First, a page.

When do Cannabis Seeds Sprout and When do Plants Grow Buds?
When you are new to growing cannabis, you have a lot of questions. These are two very common questions – when do seeds sprout and when do plants develop buds? While we do have growing guides available here at Leafist, we thought we’d address these two questions on their own. Links to our main articles will be provided at the bottom of the article so that you can grow your cannabis plants well and prevent major growing issues.
Cannabis seeds begin to sprout, typically, after a 3-day germination process. Germination occurs when you take a solid, large, dark seed and cover it with water in a shallow dish. The dish needs to be kept in a semi-warm, dark and dry place for germination to occur properly.
If you have had your seeds in water for more than 3 days, pick a new seed. This one isn’t going to do anything. Some seeds are not mature enough to sprout. In other cases, the seeds are either too old, too dry or too hot.
Now, if you’re attempting to just toss a seed in a soil planter, you can’t place the seed in too deep or too shallow. The seed should be no more than ½ inch to an inch deep in the soil. You also cannot pack the soil tightly around the seed or it may not sprout.
The ideal seed will be dark brown in color, shiny and very hard. Light colored and white seeds won’t get you anywhere.
When transplanting your seeds from the germination dish to soil, make sure it’s not planted too deep to start with. Knuckle deep is ideal. If you plant the seed too deep, it may become smothered and die. Planting too close to the surface can mean that the plant isn’t going to be able to anchor itself well enough to stand up, and may break within a few weeks of gaining height.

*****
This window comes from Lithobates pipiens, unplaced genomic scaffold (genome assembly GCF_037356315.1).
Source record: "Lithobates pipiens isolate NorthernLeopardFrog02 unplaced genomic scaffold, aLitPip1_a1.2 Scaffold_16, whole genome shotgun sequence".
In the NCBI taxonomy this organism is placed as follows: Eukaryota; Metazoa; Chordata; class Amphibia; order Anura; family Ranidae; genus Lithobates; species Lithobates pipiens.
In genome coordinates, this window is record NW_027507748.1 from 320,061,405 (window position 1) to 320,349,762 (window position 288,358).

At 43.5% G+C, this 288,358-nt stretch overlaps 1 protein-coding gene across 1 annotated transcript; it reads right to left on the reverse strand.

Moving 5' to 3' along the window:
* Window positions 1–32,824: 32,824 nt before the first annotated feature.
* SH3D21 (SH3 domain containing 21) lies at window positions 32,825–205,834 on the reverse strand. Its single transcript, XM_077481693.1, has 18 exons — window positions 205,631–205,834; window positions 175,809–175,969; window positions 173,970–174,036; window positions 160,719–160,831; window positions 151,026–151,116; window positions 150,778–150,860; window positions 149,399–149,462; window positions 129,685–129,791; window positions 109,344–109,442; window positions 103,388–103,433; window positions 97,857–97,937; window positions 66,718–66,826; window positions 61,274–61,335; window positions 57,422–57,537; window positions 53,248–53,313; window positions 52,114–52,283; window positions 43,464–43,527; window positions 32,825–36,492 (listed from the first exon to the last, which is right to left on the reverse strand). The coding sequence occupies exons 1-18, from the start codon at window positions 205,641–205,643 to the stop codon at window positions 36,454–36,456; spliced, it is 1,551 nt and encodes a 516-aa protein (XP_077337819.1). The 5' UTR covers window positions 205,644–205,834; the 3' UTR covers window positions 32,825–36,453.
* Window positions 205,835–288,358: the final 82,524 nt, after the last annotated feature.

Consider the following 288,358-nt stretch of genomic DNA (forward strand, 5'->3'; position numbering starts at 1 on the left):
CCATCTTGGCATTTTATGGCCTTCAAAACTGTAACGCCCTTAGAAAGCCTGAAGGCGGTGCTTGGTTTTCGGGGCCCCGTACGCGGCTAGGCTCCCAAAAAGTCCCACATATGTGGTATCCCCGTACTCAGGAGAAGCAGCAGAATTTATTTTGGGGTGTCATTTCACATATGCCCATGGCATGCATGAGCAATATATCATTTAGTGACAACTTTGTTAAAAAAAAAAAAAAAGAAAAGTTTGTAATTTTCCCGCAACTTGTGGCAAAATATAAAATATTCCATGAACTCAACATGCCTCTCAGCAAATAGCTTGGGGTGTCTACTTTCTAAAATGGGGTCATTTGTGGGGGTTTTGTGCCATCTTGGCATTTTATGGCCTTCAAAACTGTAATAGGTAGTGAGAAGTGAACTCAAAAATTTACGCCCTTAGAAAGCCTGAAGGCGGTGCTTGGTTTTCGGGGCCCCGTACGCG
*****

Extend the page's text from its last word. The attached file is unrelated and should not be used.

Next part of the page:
There isn’t an exact time regarding when your cannabis plant is going to start one of its four flowering stages. Every strain grows differently. You should, however, start to see flowers forming after about week 4 or 5, if you are growing with a professional setup. In-home growing, with less than ideal growing conditions may cause that stage to take a little longer to get to, by a few weeks.
Buds wills tart to tighten a couple of weeks after flowers form, in most scenarios. At this point, you should help your buds form by trimming away a few of the excess leaves. Only trim a couple at a time since too many can shock your plant and stop the development of the buds.
Growing cannabis is a real science, it takes practice. You’ll probably fail a time or two before you have a successful cannabis plant that produces usable cannabis. It is important to research the strain you’re growing to see its growth patterns so that you are ready to care for your plant properly during each growth phase. Cannabis needs to cure at least 2 – 4 weeks before it is consumed, after it is harvested.
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